|ROB FORTUNATOYo-Yo Ma appears in “The Music Instinct.’’ (Rob Fortunato)|
Music on the mind, and inside it
Our children won’t believe it when we tell them that we lived through those benighted years before the arrival of functional MRI scans, when conductors just gave downbeats, and rock stars just crooned. These days, both do so with their brain activity closely monitored. Babies have been wired up, stories of musical “brainworms’’ have made the bestseller list, Yo-Yo Ma has performed with videos taken from brain scans. In short, research in the neuroscience of music is booming and it seems to be everywhere.
Much of it is fascinating, actually, but for the lay music fan it can also be hard to keep tabs on, and to remember why exactly it matters. Here to help is “The Music Instinct: Science and Song,’’ a documentary airing tonight on WGBH. It offers both a clear overview of the latest research and an enjoyable survey of some of the age-old questions related to how and, more profoundly, why we are such a musically-inclined species. (Spoiler alert: We, um, still don’t know.)
Director Elena Mannes has chosen a swath of the subject far too wide to allow for a straightforward narrative, so this two-hour documentary is more like a meandering improvisation on a theme, taking you from the human genome to the music of the cosmos, from contemporary research labs to an archeological site in Germany where a bone flute dating 35,000 years has been discovered.
We watch as Cameroonian tribesmen who have never before been exposed to Western music try to identify that music as happy, sad, or frightening (they in fact hear it as most Westerners do). We watch as a recovering stroke patient undergoes music therapy and poignantly relearns the ability to speak. We even witness the surreal lengths to which one pregnant woman would go in the name of science, as she apparently agreed to the insertion of a microphone in utero allowing us to hear how music might sound to her fetus. Not so differently, it turns out.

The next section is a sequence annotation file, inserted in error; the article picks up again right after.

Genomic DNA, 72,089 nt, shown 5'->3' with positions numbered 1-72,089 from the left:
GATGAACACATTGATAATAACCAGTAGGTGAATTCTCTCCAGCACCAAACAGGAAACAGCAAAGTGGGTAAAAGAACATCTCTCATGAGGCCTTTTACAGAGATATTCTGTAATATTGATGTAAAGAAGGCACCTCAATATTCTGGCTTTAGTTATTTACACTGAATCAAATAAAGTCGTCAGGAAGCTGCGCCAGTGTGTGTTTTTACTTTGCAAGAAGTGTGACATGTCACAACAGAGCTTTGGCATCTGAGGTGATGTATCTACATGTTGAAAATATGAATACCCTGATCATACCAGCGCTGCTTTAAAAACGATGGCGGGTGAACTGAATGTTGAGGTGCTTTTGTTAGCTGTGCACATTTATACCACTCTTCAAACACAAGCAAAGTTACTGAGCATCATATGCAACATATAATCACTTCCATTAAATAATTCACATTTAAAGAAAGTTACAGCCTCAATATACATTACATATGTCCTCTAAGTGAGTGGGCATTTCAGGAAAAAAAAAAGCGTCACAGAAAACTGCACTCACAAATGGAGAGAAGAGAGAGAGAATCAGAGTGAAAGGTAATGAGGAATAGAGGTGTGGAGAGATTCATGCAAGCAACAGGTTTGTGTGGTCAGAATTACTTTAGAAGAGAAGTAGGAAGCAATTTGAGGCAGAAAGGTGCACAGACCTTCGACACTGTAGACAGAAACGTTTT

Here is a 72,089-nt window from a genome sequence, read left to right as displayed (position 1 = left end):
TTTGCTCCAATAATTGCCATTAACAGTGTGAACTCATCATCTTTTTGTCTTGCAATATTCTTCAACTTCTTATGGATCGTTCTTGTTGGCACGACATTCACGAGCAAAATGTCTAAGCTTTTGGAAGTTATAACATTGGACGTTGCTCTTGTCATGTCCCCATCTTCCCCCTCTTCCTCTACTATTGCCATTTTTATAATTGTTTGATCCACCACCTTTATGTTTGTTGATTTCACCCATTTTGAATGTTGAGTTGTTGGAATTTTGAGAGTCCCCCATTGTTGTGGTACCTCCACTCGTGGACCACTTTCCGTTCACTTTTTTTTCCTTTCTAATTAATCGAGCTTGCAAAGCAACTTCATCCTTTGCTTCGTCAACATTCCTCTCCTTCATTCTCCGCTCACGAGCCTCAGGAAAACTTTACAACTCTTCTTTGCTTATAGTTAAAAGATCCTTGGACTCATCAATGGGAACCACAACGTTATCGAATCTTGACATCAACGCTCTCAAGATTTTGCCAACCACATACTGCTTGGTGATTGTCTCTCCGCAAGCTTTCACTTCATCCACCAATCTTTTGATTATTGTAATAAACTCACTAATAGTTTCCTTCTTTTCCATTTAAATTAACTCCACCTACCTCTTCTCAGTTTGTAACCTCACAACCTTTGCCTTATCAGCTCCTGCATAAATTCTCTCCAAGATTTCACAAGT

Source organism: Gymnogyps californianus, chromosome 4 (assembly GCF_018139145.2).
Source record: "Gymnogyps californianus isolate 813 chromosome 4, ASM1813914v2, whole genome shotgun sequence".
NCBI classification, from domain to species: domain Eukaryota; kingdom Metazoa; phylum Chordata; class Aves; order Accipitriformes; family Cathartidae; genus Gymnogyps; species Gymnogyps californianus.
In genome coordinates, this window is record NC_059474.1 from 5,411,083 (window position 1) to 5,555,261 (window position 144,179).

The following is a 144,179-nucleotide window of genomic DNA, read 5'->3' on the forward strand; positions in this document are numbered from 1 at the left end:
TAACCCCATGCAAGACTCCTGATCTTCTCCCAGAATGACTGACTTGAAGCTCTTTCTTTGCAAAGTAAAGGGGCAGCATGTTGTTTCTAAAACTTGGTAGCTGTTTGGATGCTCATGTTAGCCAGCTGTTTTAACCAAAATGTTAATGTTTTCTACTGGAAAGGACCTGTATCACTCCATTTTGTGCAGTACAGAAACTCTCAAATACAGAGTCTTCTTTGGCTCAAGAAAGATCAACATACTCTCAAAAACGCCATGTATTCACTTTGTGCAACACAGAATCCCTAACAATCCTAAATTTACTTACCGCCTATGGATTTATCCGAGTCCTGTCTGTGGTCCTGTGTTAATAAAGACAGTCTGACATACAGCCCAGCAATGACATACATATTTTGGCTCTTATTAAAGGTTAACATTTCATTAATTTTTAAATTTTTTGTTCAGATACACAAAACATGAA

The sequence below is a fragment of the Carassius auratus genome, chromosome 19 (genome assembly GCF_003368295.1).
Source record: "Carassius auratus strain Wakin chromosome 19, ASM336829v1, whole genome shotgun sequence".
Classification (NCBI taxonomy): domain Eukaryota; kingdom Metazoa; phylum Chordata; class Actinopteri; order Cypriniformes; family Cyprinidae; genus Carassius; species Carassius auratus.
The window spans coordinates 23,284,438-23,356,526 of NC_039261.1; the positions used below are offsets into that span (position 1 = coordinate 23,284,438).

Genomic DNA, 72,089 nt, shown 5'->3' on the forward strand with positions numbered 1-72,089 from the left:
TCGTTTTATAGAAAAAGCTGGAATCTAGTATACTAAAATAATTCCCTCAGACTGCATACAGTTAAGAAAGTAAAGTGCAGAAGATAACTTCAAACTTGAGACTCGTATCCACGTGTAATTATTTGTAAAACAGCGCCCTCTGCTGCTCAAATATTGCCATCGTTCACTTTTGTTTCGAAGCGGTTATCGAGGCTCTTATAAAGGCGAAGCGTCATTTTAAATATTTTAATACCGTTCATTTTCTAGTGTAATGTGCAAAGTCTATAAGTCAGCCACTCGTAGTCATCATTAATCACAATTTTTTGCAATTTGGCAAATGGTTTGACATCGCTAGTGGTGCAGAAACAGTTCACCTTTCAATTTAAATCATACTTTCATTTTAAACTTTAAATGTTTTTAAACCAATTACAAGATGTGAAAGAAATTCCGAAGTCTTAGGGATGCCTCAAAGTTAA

Bobby McFerrin and the neuroscientist Daniel Levitin are the affable cohosts of this guided tour. There are some contrived moments, like the stilted conceit of the academic experts gathered in a dark conference room debating the field as if they just turned up for a Monday morning department meeting. But for the most part the show covers a lot of scientific ground in both serious and accessible ways. Many segments circle vaguely around the big question of why the musical impulse is so ancient and widespread. Plenty of evolutionary theories are aired, and Steven Pinker is one of the few skeptics here, voicing doubts about whether in fact there is any deeper evolutionary basis for our musicality.
The British songwriter Jarvis Cocker comically wonders whether he has any brains left after years in the music industry, and then proceeds to sing from inside an MRI machine. There is also a classical who’s who, with cameos from Ma and Evelyn Glennie. Daniel Barenboim provides his signature blend of insight and pomposity. And violinist-composer Daniel Bernard Roumain offers some funky fiddle riffs and also an offhanded comment, reminding us that it is actually during the silence right after a musical phrase that you often comprehend what was just said. How unscientific. How true.
Jeremy Eichler can be reached at firstname.lastname@example.org.